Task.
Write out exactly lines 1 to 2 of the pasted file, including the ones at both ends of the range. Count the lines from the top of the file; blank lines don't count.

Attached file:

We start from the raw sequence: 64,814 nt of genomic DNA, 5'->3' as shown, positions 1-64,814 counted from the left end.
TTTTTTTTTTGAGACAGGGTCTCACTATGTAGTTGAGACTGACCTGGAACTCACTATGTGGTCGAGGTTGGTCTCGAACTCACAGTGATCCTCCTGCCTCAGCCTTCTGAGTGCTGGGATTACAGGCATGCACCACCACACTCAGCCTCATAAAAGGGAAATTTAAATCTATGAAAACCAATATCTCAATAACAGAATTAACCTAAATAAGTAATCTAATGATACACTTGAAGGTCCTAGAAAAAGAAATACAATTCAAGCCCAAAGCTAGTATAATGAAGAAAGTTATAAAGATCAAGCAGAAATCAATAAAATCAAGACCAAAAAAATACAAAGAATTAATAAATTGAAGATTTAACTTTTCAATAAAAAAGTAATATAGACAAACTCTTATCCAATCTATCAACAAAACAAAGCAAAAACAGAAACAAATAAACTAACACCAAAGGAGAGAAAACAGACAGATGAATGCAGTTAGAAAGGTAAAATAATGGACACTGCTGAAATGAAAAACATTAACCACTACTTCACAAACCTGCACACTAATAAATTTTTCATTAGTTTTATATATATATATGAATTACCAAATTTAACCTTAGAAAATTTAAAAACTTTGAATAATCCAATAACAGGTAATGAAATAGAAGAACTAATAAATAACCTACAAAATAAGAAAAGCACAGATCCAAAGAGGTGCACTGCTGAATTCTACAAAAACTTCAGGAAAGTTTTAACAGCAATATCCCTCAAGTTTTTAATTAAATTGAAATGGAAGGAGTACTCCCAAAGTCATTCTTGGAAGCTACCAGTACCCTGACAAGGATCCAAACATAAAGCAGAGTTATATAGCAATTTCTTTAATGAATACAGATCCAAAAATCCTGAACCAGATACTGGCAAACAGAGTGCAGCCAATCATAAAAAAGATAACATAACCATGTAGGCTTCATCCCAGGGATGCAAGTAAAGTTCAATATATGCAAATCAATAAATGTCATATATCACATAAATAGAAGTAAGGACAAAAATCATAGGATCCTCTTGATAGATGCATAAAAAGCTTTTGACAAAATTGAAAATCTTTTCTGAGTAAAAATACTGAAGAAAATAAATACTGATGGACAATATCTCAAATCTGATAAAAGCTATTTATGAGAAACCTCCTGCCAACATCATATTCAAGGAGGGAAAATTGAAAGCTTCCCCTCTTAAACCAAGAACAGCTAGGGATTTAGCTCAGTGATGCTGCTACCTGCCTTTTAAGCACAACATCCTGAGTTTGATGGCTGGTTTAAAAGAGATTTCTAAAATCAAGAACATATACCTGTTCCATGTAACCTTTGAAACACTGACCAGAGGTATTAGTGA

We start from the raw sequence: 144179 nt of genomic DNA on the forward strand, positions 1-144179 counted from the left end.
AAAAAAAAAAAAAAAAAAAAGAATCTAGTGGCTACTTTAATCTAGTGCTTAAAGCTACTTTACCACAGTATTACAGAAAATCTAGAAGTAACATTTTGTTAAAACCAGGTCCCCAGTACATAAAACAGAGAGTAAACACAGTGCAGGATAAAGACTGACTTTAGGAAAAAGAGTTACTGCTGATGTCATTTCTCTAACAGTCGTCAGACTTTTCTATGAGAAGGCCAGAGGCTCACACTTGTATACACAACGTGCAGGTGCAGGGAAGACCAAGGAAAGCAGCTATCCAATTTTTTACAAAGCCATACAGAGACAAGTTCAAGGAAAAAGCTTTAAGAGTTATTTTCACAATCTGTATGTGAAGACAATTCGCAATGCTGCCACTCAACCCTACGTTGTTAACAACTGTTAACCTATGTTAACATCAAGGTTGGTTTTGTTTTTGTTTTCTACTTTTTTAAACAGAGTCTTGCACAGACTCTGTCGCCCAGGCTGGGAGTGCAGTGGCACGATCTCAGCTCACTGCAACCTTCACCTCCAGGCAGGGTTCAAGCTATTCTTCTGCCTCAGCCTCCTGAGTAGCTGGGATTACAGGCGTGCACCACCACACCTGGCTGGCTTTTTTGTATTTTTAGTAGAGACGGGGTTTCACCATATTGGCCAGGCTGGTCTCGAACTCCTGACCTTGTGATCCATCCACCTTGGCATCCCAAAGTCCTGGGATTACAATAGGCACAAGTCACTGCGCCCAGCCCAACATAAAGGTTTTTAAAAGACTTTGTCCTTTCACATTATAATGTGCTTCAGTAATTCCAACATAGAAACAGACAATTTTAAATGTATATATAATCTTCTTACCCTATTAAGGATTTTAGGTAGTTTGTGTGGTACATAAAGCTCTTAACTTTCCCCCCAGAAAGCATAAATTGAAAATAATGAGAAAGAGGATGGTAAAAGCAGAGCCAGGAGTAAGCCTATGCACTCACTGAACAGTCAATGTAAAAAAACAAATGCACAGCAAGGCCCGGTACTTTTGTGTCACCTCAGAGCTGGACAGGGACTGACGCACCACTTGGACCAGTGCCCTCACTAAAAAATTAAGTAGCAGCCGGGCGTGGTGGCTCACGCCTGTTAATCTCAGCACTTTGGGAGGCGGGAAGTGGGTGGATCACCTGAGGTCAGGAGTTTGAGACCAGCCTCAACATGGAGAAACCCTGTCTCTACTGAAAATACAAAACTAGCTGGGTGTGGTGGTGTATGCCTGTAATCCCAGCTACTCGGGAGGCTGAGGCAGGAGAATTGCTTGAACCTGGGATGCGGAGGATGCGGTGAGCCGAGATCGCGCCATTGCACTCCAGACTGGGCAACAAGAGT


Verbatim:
We start from the raw sequence: 64,814 nt of genomic DNA, 5'->3' as shown, positions 1-64,814 counted from the left end.
TTTTTTTTTTGAGACAGGGTCTCACTATGTAGTTGAGACTGACCTGGAACTCACTATGTGGTCGAGGTTGGTCTCGAACTCACAGTGATCCTCCTGCCTCAGCCTTCTGAGTGCTGGGATTACAGGCATGCACCACCACACTCAGCCTCATAAAAGGGAAATTTAAATCTATGAAAACCAATATCTCAATAACAGAATTAACCTAAATAAGTAATCTAATGATACACTTGAAGGTCCTAGAAAAAGAAATACAATTCAAGCCCAAAGCTAGTATAATGAAGAAAGTTATAAAGATCAAGCAGAAATCAATAAAATCAAGACCAAAAAAATACAAAGAATTAATAAATTGAAGATTTAACTTTTCAATAAAAAAGTAATATAGACAAACTCTTATCCAATCTATCAACAAAACAAAGCAAAAACAGAAACAAATAAACTAACACCAAAGGAGAGAAAACAGACAGATGAATGCAGTTAGAAAGGTAAAATAATGGACACTGCTGAAATGAAAAACATTAACCACTACTTCACAAACCTGCACACTAATAAATTTTTCATTAGTTTTATATATATATATGAATTACCAAATTTAACCTTAGAAAATTTAAAAACTTTGAATAATCCAATAACAGGTAATGAAATAGAAGAACTAATAAATAACCTACAAAATAAGAAAAGCACAGATCCAAAGAGGTGCACTGCTGAATTCTACAAAAACTTCAGGAAAGTTTTAACAGCAATATCCCTCAAGTTTTTAATTAAATTGAAATGGAAGGAGTACTCCCAAAGTCATTCTTGGAAGCTACCAGTACCCTGACAAGGATCCAAACATAAAGCAGAGTTATATAGCAATTTCTTTAATGAATACAGATCCAAAAATCCTGAACCAGATACTGGCAAACAGAGTGCAGCCAATCATAAAAAAGATAACATAACCATGTAGGCTTCATCCCAGGGATGCAAGTAAAGTTCAATATATGCAAATCAATAAATGTCATATATCACATAAATAGAAGTAAGGACAAAAATCATAGGATCCTCTTGATAGATGCATAAAAAGCTTTTGACAAAATTGAAAATCTTTTCTGAGTAAAAATACTGAAGAAAATAAATACTGATGGACAATATCTCAAATCTGATAAAAGCTATTTATGAGAAACCTCCTGCCAACATCATATTCAAGGAGGGAAAATTGAAAGCTTCCCCTCTTAAACCAAGAACAGCTAGGGATTTAGCTCAGTGATGCTGCTACCTGCCTTTTAAGCACAACATCCTGAGTTTGATGGCTGGTTTAAAAGAGATTTCTAAAATCAAGAACATATACCTGTTCCATGTAACCTTTGAAACACTGACCAGAGGTATTAGTGA